Offering customer incentives can be a great way to build stronger relationships with your customers. Customers are clearly interested in them as well, because the average household is subscribed to 25 different customer loyalty programs. This means that there are over three billion customer loyalty subscriptions around the country.
Unfortunately, many brands make a series of mistakes with customer incentives, so they have difficulty building stronger customer relationships. Here are some tips to run a more effective loyalty program that actually builds stronger relationships with customers.
Look Beyond Offering Customer Discounts
The vast majority of customer loyalty programs focus on offering discounts. Patrick Leddy, the CEO of Pulsate, states that this is a big mistake.
“The main problem with mobile loyalty programs is that they’re mainly forced price discounting programs. Are you really going to pay the full price when the plastic card offers you a discount? Probably not, but just by paying with the card and getting a discount it doesn’t really create loyalty. It doesn’t create any loyalty between you and the company.”
The problem with focusing on discounts is that other companies operating on larger profit margins can easily offer better promotions. Royal Carribbean has been called out by The Street for offering worse incentives than competitors like Oceania.
“That said, Select and Elite members just recently received Internet and laundry privileges that colleagues on cruise lines like Princess have had for a while. While behind-the-scenes tours and increased access is nice and all, it looks flimsy when compared to the $75 to $400 credits that customers receive on competing lines like Oceania.”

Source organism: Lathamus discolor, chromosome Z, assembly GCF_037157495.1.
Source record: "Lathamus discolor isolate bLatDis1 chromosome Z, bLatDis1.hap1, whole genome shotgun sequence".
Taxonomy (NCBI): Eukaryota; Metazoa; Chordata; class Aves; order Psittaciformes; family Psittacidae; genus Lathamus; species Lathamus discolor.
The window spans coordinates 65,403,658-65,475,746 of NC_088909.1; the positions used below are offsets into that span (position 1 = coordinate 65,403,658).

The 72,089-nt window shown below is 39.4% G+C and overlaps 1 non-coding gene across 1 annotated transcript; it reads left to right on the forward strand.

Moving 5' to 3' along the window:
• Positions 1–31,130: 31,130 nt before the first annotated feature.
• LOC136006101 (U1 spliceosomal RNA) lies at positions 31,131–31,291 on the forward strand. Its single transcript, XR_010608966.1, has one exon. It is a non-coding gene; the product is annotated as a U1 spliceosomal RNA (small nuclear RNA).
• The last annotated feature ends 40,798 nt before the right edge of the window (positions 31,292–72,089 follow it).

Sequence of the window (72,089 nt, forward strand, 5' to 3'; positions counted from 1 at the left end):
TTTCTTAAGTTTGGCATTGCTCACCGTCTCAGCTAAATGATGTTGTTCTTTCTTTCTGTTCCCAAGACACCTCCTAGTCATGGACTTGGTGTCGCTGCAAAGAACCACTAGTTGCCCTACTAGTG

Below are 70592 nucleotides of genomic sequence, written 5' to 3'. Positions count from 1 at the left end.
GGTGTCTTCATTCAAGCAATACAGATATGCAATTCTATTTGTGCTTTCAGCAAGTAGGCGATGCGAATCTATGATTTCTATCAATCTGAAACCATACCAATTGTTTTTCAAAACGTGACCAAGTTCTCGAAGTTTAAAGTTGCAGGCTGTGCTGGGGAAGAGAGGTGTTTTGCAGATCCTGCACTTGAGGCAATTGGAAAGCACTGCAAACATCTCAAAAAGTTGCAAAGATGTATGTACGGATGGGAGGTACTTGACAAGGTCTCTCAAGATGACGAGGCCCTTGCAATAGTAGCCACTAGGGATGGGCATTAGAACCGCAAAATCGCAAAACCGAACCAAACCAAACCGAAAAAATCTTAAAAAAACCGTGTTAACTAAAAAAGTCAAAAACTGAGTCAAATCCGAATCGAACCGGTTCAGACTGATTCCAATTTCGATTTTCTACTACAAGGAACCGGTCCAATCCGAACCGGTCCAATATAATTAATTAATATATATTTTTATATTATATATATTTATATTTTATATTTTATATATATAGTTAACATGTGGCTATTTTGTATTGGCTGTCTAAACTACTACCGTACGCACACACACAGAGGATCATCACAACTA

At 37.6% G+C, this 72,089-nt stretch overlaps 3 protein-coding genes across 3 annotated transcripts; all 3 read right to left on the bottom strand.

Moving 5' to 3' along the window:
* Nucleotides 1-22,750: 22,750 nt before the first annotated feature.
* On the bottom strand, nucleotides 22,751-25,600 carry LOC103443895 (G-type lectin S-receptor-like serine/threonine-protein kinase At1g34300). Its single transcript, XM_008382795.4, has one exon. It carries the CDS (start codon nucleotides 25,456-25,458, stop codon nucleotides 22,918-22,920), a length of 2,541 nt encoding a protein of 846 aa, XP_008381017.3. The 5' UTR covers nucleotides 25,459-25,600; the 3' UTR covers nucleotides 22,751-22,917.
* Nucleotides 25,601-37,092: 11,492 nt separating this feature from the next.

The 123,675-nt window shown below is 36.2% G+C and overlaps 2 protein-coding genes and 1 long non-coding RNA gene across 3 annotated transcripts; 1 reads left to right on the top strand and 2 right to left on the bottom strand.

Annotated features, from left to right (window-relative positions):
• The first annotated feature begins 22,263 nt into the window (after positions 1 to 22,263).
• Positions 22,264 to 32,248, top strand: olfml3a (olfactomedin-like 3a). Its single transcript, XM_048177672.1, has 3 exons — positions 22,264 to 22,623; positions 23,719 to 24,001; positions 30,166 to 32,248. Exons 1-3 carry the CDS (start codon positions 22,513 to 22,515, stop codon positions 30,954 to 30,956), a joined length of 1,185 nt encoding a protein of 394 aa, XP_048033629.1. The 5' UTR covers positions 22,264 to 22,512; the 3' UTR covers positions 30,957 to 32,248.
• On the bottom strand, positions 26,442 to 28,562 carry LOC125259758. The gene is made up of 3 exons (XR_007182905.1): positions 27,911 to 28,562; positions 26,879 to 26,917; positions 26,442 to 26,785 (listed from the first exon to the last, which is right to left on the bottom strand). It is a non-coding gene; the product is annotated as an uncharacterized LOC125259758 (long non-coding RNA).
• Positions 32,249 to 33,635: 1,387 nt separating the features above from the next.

They would be better off offering customers a chance to earn a luxury vacation or something instead.
Make Your Customer Loyalty Program Easy to Navigate
Companies often make customers go through a number of hurdles before they can earn their loyalty benefits. This defeats the entire point of the program, which is to build customer loyalty.
Customers will constantly feel left down and even cheated if you make the process too difficult. Make the process as straightforward and easily attainable as possible, so customers feel engaged and keep coming back for more.
Cutting the benefits of your customer loyalty program is a big mistake. Subway discovered this the hard way. They used to offer a very generous loyalty program, but discovered too many people were cheating the system. Instead of eliminating the fraud, they simply cut back on the loyalty benefits customers could earn.
It’s much better to offer consist rewards.
Make it Easy to Discover
You need to make sure your customer service loyalty program is as easy to find as possible. It is always a good idea to invest in the right SEO tools and make sure your customer loyalty page is properly optimized for the search engines.
Always Deliver on Customer Expectations
Your customer loyalty programs need to outline expectations very clearly. Customers will be very displeased if you fail to live up to your terms, especially if you violate your contract agreement and face regulatory penalties.
Your customer loyalty program must be consistent with and complement other elements of your marketing strategy. If your marketing message centers around affordability over premium services, your loyalty program should provide more generous discounts to your members. If you focus primarily on providing top-tier solutions, your loyalty program should give members access to features not available to non-subscribers.
Avoid Tacky Incentives
Years ago, a major health insurance company offered gym bags, sweatshirts and other irrelevant products to customers that subscribed to their healthy living program. This did very little to incentive most customers, so they eventually stopped offering those products to members of that program and began offering cheaper premiums instead.
Many companies make similar mistakes today. They often offer free pens and other random accessories that don’t complement the company’s branding message or align with customer needs.
Royalty free image by Pexels